Since no older classical music was ever written for the banjo (a few contemporary pieces exist), Bullard must find and transcribe material.
“The hardest part of using a banjo for classical music is its limited tonal range,” he said. “Many classical pieces have counterpoint working along in the bass line. That represents a transcription problem. The most successful transcriptions have been Bach solo pieces for cello and violin. The cello, in particular, although it is lower pitched than a banjo, has a similar pitch range, so cello music played up two octaves fits well.”
For his live guitar/banjo duo concert performances with Patykula, Bullard performs quite a bit of transcribed keyboard music. “I usually take the right hand and the guitar takes the left hand.” On transcribed lute pieces the banjo again takes the higher part and the guitar the lower part. “We also do some modern classical music including Bartok’s Romanian Folk Dances. There’s a lot of music we want to do, we’re in the early stages of working on some of Grieg’s folk music pieces.”
On Bullard’s two CDs, The Classical Banjo (Dargason Music DMCD-115) and Five-String Banjo (Albany Records TROY 255) most of the musical compositions are by Bach, but Scarlatti, Handel, Telemann, Albenez, Vivaldi, and Dowland also make an appearance. While a few solo pieces are included, most of the selections have other instruments including guitar, mandolin, violin, viola, cello, harpsichord, harp guitar, and vibraphone.
The Well-Tempered Banjo
Listening to Bullard’s two CDs, one is impressed by his rich banjo tone. Robin Smith, who build’s Scott Vestal’s special “Stealth” banjo design, re-built Bullard’s ’93 Gibson RB-3.
“Many of Scott’s innovations have been incorporated into my RB-3 including a brass tube under the fingerboard so that the fifth string’s tuner can be placed on the headstock instead of at the fifth fret as on traditional five-string banjos.” The fingerboard on Bullard’s banjo has been radiused with the same curve as a Telecaster. It also has a shorter scale length than a traditional five-sting. Its scale matches that of a standard six-string guitar.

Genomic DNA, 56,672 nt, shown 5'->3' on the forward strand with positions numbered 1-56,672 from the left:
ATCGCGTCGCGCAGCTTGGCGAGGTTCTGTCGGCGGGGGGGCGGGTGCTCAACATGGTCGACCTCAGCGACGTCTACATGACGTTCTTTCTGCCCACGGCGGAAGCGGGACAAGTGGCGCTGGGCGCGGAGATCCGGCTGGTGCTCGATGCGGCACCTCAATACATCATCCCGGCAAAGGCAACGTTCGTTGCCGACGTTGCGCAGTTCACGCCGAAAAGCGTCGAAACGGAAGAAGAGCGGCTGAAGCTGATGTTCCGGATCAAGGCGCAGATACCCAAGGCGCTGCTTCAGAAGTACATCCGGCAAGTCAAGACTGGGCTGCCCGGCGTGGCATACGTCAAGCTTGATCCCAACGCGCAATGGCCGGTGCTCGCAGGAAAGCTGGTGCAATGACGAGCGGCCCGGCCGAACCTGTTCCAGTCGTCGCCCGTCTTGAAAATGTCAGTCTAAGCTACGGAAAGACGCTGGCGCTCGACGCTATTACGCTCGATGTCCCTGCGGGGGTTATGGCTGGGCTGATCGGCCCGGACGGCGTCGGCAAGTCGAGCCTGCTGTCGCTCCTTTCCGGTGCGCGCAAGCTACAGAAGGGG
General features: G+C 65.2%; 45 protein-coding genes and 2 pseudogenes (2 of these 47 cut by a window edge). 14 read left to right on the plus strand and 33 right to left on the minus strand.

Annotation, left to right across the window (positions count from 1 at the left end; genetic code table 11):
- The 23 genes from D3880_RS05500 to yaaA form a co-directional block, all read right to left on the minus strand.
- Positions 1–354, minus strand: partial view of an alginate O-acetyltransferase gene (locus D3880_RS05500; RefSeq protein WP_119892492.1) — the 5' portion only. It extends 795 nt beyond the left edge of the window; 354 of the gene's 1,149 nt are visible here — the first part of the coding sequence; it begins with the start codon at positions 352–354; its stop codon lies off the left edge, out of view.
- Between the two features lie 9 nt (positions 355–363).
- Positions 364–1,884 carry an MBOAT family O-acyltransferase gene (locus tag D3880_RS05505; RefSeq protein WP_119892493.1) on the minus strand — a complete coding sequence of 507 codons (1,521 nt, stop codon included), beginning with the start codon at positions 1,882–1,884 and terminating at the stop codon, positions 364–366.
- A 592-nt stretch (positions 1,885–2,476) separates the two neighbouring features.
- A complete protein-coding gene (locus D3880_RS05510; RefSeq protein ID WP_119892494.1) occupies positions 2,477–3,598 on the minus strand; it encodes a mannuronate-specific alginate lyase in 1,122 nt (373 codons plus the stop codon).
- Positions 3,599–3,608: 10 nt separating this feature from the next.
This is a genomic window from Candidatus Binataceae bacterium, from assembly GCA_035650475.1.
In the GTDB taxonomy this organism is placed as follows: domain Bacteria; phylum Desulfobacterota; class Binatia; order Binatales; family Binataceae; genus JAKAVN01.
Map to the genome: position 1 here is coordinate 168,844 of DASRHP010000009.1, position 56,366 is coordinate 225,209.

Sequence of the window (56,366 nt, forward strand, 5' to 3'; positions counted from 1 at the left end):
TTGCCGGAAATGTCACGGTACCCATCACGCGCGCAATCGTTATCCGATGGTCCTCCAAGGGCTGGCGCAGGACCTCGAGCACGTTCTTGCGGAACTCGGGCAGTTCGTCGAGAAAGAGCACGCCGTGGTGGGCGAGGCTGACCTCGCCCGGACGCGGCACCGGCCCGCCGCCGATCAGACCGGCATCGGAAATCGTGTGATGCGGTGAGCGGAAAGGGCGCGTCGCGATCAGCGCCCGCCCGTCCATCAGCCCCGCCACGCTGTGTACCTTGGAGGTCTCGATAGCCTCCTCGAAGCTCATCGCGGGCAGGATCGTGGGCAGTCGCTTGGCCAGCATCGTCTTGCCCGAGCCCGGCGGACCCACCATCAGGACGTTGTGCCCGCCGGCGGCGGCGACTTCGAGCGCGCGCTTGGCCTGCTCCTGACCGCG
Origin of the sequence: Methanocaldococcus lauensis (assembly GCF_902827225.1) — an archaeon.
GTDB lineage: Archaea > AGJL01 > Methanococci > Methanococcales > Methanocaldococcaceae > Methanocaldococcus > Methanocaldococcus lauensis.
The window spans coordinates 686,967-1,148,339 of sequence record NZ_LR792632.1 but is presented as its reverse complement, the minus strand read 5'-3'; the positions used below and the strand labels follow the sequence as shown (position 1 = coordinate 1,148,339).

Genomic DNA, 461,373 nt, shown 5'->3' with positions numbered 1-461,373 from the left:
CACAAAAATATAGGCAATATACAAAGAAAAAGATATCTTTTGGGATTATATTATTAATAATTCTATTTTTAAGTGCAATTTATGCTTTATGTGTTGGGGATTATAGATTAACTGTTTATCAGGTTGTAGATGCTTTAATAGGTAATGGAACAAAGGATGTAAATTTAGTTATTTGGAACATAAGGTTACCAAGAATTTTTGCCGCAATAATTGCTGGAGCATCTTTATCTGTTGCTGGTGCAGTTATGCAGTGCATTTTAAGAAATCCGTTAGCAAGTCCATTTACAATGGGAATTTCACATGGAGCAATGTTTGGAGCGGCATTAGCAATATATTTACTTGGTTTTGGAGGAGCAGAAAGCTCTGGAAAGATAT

The neck on Bullard’s banjo is also slightly wider than a traditional five-string.
“Mine has more mass on the neck because of the wider, thicker neck profile. I think this gives it a deeper, fuller tone, which is better for classical music. I really try to get away from that harsh, klangy sound, toward a more mellow tone.”
The Future of Classical Banjo
Bullard has a full schedule of projects in the planning stages. “I wrote a book for Mel Bay with transcriptions of Bach pieces for the banjo, but I want to do another book with easier classical pieces for players who want to begin to get their feet wet in classical repertoire. I also plan to do some more recording in the near future, in addition to more extensive touring. With my music and graduate degree, I’m also interested in teaching at a higher academic level.”
Given Bullard’s talent and passion for classical music, I have little doubt that he will continue to expand the banjo’s scope and presence in the concert hall, academia, and on recordings.
Photo: Mike Frontiero/Virginia Commonwealth University.
This article originally appeared in VG‘s June ’05 issue. All copyrights are by the author and Vintage Guitar magazine. Unauthorized replication or use is strictly prohibited.